There was no surprise that the Monetary Policy Committee (MPC) opted to maintain repo rates at 4% and the reverse repo rates at 3.35%. In addition, the MPC also opted to keep the stance of the monetary policy accommodative. But, there were two differences as would be clear from the minutes of the MPC meet. Firstly, inflation risk was explicitly sounded out by members. Secondly, there was emphasis on being data-driven rather than time-driven in giving monetary guidance.
All six members of the MPC voted to hold repo rates and to continue the accommodative stance of policy as long as required to revive economic growth.
Shashank Bhide focused on GDP downgrades
Shashank Bhide sees a macro risk in the FY21 GDP contraction deepening to -8% as per second advance estimates (AE) put out by the CSO. While the RBI continues to hold its FY22 GDP growth projections at 10.5%, foreign brokerages have downgraded the growth for FY22 from 12.5% to 11%. Clearly, the manufacturing slack must be supported by low rates.
Bhide focused on the need for policy support so that the first two quarters of FY22 can overcome the challenges posed by the resurgence of COVID. Bhide pointed out that growth in IIP and core sector were too erratic in the last five months and an accommodative stance was warranted till the time growth returned on a durable basis.
Ashima Goyal suggests low rates to revive consumer confidence
Ashima Goyal has given 2 justifications for the status quo on rates and the accommodative policy stance. Firstly, the resurgence of COVID and the lockdown in some states could shave off a few percentage points from GDP growth. Like in the previous MPC meet, Goyal stressed on the need to get back to pre-COVID 2019 levels of growth first.
Goyal has pointed out that elevated uncertainty levels called for more flexibility to the MPC and an innovative approach to monetary policy. However, there is also a word of caution from Goyal as she favours a shift from a time-based guidance to more data-based guidance. Goyal voted for status quo on rates and sustained accommodative stance.
Jayant Varma is worried about the uneven economic recovery
Jayant Varma was brevity personified. However, he has made an important point about the risks of an uneven and tentative economic recovery visible in India in last 6 months. Jayant Varma focused on the need to keep rates at 4% and the monetary stance accommodative.
Varma made an interesting point about the futility of time-based forward guidance. It was supposed to bring down bond yields, which it did not. Hence Varma does not see any merit in continuing with time-based guidance and suggests shifting to data-based guidance. Varma has emphasized on the importance of inflation targeting.
Mridul Saggar and the 2-month mutation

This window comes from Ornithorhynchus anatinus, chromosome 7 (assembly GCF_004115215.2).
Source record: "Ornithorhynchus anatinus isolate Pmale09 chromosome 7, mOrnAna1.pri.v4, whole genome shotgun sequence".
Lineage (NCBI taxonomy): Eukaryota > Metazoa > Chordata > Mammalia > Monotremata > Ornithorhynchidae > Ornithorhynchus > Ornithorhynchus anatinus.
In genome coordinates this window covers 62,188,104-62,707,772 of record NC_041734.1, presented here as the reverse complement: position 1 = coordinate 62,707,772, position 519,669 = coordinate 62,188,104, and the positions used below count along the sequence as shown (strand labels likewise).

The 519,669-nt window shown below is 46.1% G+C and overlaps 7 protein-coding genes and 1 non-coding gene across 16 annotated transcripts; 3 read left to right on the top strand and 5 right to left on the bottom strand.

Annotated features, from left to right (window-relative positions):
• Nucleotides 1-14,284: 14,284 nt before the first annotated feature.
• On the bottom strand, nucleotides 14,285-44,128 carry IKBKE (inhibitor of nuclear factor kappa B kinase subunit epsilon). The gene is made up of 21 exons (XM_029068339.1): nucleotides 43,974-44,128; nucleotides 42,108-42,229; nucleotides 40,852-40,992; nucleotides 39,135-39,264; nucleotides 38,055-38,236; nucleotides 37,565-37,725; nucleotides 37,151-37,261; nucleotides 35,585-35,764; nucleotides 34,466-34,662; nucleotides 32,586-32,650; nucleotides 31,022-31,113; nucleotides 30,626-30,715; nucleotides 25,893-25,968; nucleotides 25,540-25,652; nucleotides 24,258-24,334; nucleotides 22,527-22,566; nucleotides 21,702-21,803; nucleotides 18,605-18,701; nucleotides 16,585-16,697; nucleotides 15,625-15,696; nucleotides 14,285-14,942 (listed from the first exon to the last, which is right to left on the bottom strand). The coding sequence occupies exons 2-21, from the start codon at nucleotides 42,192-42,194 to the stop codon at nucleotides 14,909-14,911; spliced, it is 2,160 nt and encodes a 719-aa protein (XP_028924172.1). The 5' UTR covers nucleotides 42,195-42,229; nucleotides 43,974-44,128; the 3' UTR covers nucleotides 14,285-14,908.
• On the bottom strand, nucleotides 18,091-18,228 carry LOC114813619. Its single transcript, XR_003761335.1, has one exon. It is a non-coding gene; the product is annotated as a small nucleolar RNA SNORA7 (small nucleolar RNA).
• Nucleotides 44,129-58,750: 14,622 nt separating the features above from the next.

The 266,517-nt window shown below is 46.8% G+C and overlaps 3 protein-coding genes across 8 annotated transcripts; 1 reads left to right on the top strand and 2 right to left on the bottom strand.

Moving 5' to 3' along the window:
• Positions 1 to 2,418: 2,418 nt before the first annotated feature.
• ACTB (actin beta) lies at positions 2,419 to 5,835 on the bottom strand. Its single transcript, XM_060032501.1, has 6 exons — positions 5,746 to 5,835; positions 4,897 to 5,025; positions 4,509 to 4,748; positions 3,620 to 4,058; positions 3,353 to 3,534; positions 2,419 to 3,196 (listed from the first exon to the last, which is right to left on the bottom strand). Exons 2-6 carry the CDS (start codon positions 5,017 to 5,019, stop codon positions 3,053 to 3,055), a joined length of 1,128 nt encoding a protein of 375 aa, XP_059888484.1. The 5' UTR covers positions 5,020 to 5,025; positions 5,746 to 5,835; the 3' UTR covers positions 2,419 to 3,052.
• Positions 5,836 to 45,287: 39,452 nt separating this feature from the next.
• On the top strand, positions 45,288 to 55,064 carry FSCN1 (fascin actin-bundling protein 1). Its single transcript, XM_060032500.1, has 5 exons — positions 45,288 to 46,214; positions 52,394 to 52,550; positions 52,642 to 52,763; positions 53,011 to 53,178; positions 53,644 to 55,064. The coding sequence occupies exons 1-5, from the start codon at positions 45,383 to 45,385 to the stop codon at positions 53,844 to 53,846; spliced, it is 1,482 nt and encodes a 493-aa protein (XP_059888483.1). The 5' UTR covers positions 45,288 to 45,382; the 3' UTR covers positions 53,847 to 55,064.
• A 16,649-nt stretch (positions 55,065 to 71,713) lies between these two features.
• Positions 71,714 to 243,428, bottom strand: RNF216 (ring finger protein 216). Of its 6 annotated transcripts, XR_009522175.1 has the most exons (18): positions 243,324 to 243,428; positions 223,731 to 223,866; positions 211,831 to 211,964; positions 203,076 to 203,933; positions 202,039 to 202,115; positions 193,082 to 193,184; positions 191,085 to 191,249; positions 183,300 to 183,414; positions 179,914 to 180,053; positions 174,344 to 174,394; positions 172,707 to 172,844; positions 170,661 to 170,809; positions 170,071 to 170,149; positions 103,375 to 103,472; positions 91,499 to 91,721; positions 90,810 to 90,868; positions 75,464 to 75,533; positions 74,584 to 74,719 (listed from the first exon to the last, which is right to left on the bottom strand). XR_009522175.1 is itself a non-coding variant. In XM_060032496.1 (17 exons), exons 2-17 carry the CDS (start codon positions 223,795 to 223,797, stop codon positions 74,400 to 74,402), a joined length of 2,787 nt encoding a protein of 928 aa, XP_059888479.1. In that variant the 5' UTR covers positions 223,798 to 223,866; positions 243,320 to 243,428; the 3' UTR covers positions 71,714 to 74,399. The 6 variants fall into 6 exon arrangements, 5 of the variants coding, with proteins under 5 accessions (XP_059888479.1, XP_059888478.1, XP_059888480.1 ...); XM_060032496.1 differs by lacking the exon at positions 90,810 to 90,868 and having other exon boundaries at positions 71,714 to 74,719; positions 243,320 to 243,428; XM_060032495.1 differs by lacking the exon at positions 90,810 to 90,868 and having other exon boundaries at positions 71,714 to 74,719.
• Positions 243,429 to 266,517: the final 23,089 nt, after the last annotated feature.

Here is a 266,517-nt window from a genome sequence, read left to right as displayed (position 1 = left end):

Saggar has underlined 3 things that changed between the Feb-21 and the Apr-21 policy. Resurgence of COVID was one factor and the other factor was that economic recovery was clearly losing steam. Above all, the inflation monster was also back in action.
While supporting the accommodative stance, Saggar has highlighted two limitations of too much accommodation. Firstly, fiscal space cannot result in debt monetization as it would push inflation higher. He also highlighted the risk of a current account deficit on the INR. Support should be mitigative and not a matter of policy.
Dr. Michael Patra underlines rising risks to economic recovery
According to Dr. Patra the resurgence of COVID and the slow pace of vaccinations were 2 major event risks for economic recovery. Dr. Patra pointed out that supporting growth and mitigating risks to recovery was the first priority. However, this cannot come at the cost of runaway inflation. That will be the circumscribing element in accommodation.
RBI Governor wants manufacturing to catch up with agriculture
Shaktikanta Das pointed that the first priority was to put manufacturing on the same high growth footing as agriculture. He pointed that PMI continued to show expansionary trends even through the COVID resurgence. This was also the first MPC since the government notified continuing the inflation range between 2% and 6% for next 5 years.
Even as core inflation has been a risk, Das pointed that the risks like rising yields can be handled through methods like G-SAPs. However, in view of the low business and consumer confidence, Das voted to keep the stance accommodative in the quest for durable growth.
There are enough indicators from the MPC members that monetary accommodation and low rates are a means and not an end. Members have exhorted to shift focus to data-based guidance rather than time-based guidance. That should be the road ahead.